Sounder review: Holy Monkey Trial

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By Derek Kilbourn, Editor  (c) Sounder News  Monday, March 24 2014

This past weekend, the Gabriola Players put on a presentation of Inherit the Wind, a play written in the 1950s about the 1925 Stokes Trial, popularly known as the Monkey Trial.

The defendant in the original trial was a teacher, who had broken the law of the State of Tennessee by teaching Darwin’s Theory of Evolution in the classroom. The trial took place in a small town in Tennessee, but the lawyers for the two sides were both national heavy weights, brought in as the trial took international stage.

It seems shocking to us today to think any modern education system might try to outlaw the teaching of something we now consider so basic to our scientific understanding of where humans came from. (Our federal government’s war on scientific independence notwithstanding….)

Yet the trial was put on, and at the end of the whole thing, the school teacher was found guilty and had to pay a $100 fine or appeal the decision.  Yet through the whole thing, what was put on trial was not whether the teacher had broken the law, but whether the law itself was just or unjust.

The Gabriola Players put on an exceptional performance of this play. Garry Davey had the role as the agnostic defense lawyer Henry Drummond. Mark Smith played Matthew Harrison Brady, the prosecuting attorney and defender of the holy faith. Both were outstanding in their roles. And then there was the performance of the Reverend Jeremiah Brown by Victor Anthony. Maybe it’s his native Tennessee accent coming out, but the fire and brimstone from Victor as he calls a curse down on his daughter for loving the defendant made one forget this was theatre.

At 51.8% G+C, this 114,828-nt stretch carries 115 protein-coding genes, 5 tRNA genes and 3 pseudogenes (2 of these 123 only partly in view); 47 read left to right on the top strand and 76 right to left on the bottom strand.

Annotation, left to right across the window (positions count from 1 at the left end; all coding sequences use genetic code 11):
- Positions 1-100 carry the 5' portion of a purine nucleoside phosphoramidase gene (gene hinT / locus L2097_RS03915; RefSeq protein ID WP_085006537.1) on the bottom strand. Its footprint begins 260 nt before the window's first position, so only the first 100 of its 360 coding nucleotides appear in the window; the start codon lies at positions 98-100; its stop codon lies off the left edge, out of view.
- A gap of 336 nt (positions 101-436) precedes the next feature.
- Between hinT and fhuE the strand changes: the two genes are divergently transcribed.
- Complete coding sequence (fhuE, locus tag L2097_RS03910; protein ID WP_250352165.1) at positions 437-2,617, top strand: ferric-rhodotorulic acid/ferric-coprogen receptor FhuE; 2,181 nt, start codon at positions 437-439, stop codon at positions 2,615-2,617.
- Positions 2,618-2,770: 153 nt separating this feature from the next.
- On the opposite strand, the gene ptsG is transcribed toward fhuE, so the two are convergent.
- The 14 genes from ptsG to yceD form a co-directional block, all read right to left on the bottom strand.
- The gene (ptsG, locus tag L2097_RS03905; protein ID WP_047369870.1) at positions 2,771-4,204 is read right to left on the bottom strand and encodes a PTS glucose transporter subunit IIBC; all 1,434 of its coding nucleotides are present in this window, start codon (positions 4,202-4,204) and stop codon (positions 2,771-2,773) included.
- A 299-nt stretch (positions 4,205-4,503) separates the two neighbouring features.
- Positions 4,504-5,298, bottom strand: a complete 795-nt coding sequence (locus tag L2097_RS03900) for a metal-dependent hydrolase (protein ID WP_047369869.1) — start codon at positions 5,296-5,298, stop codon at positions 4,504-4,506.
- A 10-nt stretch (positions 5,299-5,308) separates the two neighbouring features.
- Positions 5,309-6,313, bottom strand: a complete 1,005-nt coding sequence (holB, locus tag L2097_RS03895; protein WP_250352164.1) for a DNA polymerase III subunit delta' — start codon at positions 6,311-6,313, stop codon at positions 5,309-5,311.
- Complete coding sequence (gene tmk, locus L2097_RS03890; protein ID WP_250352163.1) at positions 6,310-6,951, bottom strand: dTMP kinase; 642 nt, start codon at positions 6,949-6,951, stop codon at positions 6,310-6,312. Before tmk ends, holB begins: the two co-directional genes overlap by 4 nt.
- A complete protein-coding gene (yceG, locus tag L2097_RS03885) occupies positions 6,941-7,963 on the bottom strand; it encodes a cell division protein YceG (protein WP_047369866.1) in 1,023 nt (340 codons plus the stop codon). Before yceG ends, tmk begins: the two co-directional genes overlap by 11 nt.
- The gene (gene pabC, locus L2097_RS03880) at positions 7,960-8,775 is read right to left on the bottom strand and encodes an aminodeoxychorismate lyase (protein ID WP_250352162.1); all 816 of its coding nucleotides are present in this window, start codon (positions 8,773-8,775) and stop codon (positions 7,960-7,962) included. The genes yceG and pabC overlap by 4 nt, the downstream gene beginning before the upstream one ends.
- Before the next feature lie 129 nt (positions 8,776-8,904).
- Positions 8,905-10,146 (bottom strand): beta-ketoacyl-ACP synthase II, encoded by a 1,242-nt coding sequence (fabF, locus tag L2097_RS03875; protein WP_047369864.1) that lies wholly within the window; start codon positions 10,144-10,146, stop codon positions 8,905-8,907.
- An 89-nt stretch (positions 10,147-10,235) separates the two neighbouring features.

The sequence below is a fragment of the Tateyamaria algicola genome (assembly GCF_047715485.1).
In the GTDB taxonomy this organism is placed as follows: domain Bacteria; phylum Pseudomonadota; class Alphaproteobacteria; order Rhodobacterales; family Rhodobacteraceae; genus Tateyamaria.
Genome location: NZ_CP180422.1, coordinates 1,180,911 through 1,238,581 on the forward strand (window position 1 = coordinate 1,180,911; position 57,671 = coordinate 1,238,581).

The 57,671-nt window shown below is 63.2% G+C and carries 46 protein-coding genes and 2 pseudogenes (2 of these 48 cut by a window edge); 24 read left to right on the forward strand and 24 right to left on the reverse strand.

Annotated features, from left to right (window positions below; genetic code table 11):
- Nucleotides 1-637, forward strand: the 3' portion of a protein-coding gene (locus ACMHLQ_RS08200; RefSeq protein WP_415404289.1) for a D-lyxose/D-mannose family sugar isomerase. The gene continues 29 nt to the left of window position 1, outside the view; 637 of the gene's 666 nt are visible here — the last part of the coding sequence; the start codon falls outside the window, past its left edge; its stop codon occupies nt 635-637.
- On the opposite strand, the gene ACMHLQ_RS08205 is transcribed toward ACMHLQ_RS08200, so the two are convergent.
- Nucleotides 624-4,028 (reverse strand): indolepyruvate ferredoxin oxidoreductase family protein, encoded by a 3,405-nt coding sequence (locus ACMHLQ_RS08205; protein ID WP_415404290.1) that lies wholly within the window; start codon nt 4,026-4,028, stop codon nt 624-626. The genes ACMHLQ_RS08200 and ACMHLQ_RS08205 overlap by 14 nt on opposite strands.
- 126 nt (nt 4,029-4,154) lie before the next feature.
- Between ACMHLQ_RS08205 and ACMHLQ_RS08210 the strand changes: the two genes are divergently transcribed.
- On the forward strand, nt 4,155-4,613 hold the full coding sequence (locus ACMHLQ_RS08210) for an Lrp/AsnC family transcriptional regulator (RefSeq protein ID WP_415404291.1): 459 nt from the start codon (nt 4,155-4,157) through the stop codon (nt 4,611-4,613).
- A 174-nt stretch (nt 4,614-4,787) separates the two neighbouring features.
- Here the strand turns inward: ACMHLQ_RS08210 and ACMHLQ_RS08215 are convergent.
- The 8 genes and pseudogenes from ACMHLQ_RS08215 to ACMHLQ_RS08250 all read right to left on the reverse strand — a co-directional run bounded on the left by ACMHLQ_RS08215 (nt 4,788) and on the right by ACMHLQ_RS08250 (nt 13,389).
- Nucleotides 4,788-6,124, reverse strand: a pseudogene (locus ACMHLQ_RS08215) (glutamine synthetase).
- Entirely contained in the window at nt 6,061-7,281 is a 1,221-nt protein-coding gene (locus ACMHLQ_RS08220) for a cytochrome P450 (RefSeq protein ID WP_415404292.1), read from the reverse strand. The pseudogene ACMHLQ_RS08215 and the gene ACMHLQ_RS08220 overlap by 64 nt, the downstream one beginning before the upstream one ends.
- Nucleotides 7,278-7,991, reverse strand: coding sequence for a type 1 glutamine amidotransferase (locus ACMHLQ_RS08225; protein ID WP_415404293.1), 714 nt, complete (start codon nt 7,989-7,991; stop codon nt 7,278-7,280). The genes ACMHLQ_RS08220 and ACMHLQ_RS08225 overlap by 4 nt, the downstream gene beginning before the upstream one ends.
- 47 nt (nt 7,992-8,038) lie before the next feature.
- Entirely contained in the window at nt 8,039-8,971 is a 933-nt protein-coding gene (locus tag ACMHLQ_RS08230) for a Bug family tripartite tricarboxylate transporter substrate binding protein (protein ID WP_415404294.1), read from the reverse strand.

At the conclusion of the play, the audience hears the reporter E.K. Hornbeck (played by Donna Deacon) from Big City Baltimore mocking the faithful prosecutor, but Hornbeck is in turn shot down by Mr. Drummond. Drummond (the agnostic) says that for whatever faults or wrongs Brady might have had, it was his right to have them.  The message being: we should all have free will. It is when we seek to impose that will on each other that we turn astray from what we each call holy.

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